With duct tape, traffic cones and paint, a heavily used Duluth roadway will be temporarily transformed next weekend.
Sixth Avenue East, which roughly divides the city's Central and East Hillside neighborhoods, will go from four lanes to three. Instead of following a straight up-and-down course, it will take drivers in a serpentine movement. Pedestrians will find an island at which they can stop halfway across the street.
It all will be accomplished with simple mechanisms - easily put in place, easily removed, so it can become a reality Friday and come to an end Saturday afternoon.
Relatively easily, anyway.
"It's a lot of work for two days," said Shawna Mullen, active transportation planner for Zeitgeist Center for Arts and Community, with a chuckle.
Zeitgeist initiated the project with cooperation from the city and other agencies, particularly the Dallas-based Better Block Foundation. Jason Roberts, the organization's founder, has been in Duluth twice this year, including an August visit to scout out Sixth Avenue East. Better Block specializes in the sort of demonstration project planned for next week.
But planners have mulled ideas to rework Sixth Avenue East for years. James Gittemeier, principal planner for the Metropolitan Interstate Commission, noted that before Interstate 35 came to Duluth, the road was part of state Highway 194.
"When it was returned as a city street, it still in a lot of ways kept its highway form," Gittemeier said. "It has divided the East and Central Hillside neighborhoods, really making it a difficult road to walk across."
That was highlighted, he said, when the school district closed Nettleton Elementary School in the Central Hillside. The district now provides busing to Myers-Wilkins Elementary School for students who live west of Sixth Avenue because it's considered a hazardous crossing, Gittemeier said. Some of those students live within three blocks of the school.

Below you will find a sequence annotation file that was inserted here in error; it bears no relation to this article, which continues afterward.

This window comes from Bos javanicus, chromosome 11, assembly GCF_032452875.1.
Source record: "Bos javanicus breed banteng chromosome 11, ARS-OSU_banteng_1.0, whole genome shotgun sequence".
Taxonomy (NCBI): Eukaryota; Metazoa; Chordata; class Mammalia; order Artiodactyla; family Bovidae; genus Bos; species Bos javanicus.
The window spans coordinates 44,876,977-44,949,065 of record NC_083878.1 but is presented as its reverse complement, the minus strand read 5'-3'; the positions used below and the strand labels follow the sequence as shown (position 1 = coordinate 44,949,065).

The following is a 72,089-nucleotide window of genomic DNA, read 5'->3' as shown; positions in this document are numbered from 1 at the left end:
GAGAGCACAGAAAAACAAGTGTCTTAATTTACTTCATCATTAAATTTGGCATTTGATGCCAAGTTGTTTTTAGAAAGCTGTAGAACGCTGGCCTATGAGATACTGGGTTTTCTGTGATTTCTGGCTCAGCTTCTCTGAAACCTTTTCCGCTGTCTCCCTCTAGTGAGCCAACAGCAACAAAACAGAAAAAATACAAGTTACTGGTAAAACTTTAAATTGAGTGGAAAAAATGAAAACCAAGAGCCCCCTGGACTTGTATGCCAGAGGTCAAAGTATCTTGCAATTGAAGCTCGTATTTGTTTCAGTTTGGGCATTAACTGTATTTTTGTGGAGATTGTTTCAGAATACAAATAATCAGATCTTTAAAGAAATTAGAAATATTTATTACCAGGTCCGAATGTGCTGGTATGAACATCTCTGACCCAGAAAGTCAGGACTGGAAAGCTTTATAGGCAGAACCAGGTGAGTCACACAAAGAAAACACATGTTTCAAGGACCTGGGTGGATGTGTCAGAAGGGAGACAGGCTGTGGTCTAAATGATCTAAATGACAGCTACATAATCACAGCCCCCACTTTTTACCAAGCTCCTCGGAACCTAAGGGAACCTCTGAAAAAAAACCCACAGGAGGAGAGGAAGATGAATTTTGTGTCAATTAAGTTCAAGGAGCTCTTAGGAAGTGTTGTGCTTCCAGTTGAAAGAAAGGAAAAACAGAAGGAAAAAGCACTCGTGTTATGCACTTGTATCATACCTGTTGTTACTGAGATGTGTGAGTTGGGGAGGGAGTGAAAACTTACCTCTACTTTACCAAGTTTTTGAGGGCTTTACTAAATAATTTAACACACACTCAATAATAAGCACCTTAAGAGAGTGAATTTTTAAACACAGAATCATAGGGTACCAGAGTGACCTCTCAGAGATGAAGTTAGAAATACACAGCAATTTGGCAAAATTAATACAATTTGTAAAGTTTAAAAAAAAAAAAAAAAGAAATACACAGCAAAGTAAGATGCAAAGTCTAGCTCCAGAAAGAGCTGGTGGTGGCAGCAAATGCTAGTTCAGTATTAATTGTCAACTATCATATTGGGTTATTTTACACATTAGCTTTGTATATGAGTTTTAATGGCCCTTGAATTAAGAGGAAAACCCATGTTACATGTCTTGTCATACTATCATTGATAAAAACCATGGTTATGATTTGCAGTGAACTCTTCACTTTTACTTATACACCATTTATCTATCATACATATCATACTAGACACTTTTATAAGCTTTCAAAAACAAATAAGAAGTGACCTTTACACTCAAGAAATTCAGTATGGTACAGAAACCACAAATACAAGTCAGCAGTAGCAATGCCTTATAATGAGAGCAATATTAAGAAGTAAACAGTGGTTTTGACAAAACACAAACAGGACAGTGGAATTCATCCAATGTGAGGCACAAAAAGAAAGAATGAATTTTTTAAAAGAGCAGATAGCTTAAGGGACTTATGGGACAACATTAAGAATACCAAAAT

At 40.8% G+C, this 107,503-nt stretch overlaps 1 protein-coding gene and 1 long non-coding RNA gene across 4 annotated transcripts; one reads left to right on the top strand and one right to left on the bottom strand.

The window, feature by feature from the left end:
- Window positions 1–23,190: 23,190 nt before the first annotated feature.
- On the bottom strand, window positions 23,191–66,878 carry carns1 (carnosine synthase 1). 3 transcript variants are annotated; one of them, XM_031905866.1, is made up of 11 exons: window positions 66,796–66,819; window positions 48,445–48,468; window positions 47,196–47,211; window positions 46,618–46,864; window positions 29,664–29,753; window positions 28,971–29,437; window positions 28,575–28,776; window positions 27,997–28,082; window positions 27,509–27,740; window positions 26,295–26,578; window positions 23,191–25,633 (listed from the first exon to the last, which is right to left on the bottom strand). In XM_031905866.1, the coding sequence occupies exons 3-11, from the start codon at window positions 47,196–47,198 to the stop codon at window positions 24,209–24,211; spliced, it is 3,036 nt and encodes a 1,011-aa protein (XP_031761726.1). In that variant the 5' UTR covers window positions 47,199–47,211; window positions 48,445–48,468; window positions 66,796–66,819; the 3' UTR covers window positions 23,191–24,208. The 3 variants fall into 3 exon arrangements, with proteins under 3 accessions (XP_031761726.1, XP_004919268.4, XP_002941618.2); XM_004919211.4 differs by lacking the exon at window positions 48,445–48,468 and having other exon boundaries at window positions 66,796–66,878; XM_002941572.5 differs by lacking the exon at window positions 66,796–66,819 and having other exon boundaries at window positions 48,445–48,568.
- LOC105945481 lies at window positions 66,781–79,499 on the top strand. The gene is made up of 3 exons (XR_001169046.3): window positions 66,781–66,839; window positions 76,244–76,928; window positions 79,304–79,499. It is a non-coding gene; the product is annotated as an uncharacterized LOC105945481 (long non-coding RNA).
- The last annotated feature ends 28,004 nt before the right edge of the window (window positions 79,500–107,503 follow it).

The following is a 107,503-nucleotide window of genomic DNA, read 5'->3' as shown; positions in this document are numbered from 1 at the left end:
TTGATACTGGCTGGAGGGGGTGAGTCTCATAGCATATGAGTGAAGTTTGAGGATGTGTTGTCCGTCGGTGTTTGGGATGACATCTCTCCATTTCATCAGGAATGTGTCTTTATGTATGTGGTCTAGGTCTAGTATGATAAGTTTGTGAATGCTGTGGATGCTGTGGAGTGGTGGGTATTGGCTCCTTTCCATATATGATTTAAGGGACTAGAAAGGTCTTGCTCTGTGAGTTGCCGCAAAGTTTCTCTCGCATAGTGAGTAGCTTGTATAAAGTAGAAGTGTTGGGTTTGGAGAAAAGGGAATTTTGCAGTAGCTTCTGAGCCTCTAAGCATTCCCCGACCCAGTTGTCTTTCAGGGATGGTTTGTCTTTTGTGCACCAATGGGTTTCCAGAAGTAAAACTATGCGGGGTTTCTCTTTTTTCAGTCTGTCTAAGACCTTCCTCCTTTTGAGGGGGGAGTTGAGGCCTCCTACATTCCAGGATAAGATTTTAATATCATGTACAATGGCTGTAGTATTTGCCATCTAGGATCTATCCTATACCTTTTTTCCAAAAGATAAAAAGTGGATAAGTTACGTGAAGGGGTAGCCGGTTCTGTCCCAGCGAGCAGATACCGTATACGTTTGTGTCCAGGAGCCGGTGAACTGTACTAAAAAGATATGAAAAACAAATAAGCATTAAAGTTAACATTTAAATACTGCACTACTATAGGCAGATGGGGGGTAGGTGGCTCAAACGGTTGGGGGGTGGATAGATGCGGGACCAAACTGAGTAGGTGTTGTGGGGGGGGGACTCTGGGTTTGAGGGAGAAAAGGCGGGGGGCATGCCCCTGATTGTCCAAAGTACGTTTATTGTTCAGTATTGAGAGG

Additionally, a 56-year-old man was struck and killed in 2016 by a pickup truck in the intersection of Sixth Avenue East and Sixth Street.
One of the purposes of the project, then, is simply to change the speed at which traffic flows, Mullen said.
"What we're trying to do is slow down traffic," she said. "If you have a straight shot through it's a lot easier to go faster, but if you have to ... make that movement, people will go slower."
During the project, one lane will go down the hill, and the other two will go up, Mellen said. That's because of heavier traffic in the uphill direction at the end of the workday.
Unlike the one-month demonstration project in Canal Park earlier this year, which was initiated by the city, this project is initiated by Zeitgeist, said Adam Fulton, manager of Duluth's community planning division. But the city is enthused about it, he added.
"We like to try out ideas," Fulton said. "You can model things on the computer all day long but until you actually do some real-life evaluation you never will be able to really understand what might happen."
The project also will include a pop-up community area at a vacant lot on Fourth Street and Sixth Avenue, Mullen said. It will include a market, a playspace for kids, fire pits, food and warm drinks and entertainment.
Activities will take place from 5-9 p.m. on Friday and from 10 a.m. to 2 p.m. on Saturday.
Among the project's supporters is the Duluth branch of Local Initiatives Support Corp. Pam Kramer, its executive director, said it's an underutilized part of the city.
"It's a corridor that has an opportunity to add businesses, has an opportunity to better serve the neighborhood," Kramer said. "It's a great opportunity for people to not just talk about it but actually see it."
Volunteers are sought to participate in the Hillside Better Block temporary redesign, with opportunities available from Wednesday through next Saturday. Sign up at bit.ly/betterblockvolunteer.